I hike in the Catskills regularly, and they ledges tend to get very icy. Not a problem for the Tubbs. ALso traversing is accomplished very easily, as is deep powder.
A great snowshoe.
AOM

5 5

I couldn't be happier

  • Gender: Male
  • Familiarity: I've put it through the wringer

I love my tubbs. I was deciding between these and the MSR Lightning Ascents (another fine snowshoe), but I'm glad I ended up with the Tubbs. My wife liked mine so much she ordered the same pair (in women's) and loves hers too. Exceptional traction in all terrain. I'm 5'6 170 lbs and the large is just the right size. They are a lot easier to walk in than other snowshoes I have tried. The flexible base plate really allows it to contour to the terrain, and the teeth underneath are massive. In other shoes, where I would slip on ice and hardpack, these gripped extremely well.

I'm not crazy about the bindings, but they work. My boots are a bit small for them, but they get the job done.

If you were going to be snowshoeing in waist-deep powder all the time, I might recommend some MSR's with long tails for floating. In every other condition, I couldn't imagine anything being better than these FlexAlps. Super lightweight, and they don't make you walk like a duck. I don't end up banging my snowshoes into each other all the time, and my gait is very similar to my hiking gait. Love 'em.

If you're worried about the price, I haven't tried them, but the cheaper version of these snowshoes look fantastic as well for the price (with slightly less spikey traction underneath).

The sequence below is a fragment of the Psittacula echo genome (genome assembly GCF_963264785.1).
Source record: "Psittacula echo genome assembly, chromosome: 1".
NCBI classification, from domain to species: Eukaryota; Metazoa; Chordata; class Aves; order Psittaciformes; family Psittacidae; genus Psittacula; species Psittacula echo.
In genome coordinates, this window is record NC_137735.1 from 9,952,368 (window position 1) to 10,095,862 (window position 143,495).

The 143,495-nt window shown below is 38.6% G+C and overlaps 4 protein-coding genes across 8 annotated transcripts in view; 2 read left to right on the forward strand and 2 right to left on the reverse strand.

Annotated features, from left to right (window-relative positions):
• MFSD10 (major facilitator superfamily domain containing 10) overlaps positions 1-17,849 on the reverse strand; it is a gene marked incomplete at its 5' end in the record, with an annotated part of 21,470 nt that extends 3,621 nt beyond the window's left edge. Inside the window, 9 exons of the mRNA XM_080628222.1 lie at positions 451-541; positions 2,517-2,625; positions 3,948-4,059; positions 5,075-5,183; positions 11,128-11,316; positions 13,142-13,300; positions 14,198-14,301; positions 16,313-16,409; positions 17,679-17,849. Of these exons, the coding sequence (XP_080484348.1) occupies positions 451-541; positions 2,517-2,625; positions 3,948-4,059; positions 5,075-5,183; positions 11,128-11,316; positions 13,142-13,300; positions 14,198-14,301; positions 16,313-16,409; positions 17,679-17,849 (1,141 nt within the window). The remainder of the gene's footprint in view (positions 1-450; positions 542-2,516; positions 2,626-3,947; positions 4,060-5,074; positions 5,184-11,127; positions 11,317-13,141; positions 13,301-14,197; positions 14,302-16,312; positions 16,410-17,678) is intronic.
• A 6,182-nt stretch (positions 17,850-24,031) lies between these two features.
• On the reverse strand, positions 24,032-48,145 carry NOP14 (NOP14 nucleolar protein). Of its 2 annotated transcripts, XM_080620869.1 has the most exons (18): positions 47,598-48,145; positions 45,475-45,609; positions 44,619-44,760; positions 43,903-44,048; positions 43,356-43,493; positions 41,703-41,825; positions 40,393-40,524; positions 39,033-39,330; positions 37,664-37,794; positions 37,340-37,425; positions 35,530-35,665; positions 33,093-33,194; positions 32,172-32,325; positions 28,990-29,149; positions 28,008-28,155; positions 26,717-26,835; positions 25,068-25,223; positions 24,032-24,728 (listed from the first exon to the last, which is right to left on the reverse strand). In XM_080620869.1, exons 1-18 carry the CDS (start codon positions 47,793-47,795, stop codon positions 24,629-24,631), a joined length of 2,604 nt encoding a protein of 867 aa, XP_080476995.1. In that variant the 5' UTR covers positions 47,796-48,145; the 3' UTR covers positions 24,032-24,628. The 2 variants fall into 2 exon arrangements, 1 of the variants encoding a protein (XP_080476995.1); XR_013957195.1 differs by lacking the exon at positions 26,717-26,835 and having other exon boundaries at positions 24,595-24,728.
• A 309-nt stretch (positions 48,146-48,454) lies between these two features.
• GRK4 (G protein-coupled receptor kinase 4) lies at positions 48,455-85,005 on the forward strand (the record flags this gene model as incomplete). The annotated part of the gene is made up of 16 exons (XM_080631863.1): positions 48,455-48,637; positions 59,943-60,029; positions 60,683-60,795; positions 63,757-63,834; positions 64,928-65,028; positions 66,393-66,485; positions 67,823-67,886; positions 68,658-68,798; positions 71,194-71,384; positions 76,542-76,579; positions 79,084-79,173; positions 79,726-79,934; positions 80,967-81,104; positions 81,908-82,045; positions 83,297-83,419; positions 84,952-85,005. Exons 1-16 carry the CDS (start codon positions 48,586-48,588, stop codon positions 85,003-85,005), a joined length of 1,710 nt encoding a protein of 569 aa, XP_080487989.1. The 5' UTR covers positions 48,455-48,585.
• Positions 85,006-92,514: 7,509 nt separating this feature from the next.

Responded on

I'm a mens 8.5 and was concerned if my boot would be too small as well. should I be?

Responded on

it might be a little small. I only feel the pressure when going downhill for a long period of time. I modified my bindings by adding a toe cap by weaving some paracord together. That has solved all my problems.

When these wear out, I will probably be getting the flx trk model. My buddy has them, and the binding design seems more suitable for smaller feet. Hope this helps!

Do they make extenders for these to use...

Posted on

Do they make extenders for these to use in powder?

Responded on

No, they do not. Tubbs does not offer extenders on there snowshoes. The flex design is made to excel in packed snow and the other design is the traditional design which is made for a variety of snow conditions. This particular model is made to take on steep icy terrain. You might check out a tradition design from tubbs if your going to be in the deep stuff. The other option, if you like this one, is to go with the XL model.

3 5

Easily Packed along

I like how light these are to pack along during the winter. The downside is that I'm a little heavy for them, at 5'9"/210 lbs, and add another 25 lbs of backpack and I'm well over the 190lb limit of the shoes. I would definately recomend not exceeding that limit by much. It would be nice if they would add 2" to the front and 1" to the width of these.

5 5

Flex Alp

The only snowshoes I have ever owned - I feel this was a fine purchase! I'm 5'11" at 180 lbs and these worked out very well, keeping me afloat, with easy maneuverability, on sun-crusted snow, better than a foot deep, with ease. I can't be sure of fresh powder yet but I can't wait to give them a try. They have been worn with both Solomon trail runners and Kayland hiking boots, both incompatible for cramp-ons, both worked out very well. The ease of steep ascension is particularly noted and more fun than I expected. Wish I was in deep powder at this moment!

Tubbs Flex ALP Snowshoe

Posted on

Winner of the Outside Magazine 'Gear of the Year' Award, the FLEX ALP is designed to tackle extreme Backcountry terrain. With micro-serrated 3D-Curved Traction Rails and the ActiveLift 19 degree heel lift, the FLEX ALP devours steep, icy terrain, and the new, streamlined deck shape enhances maneuverability in tight situations.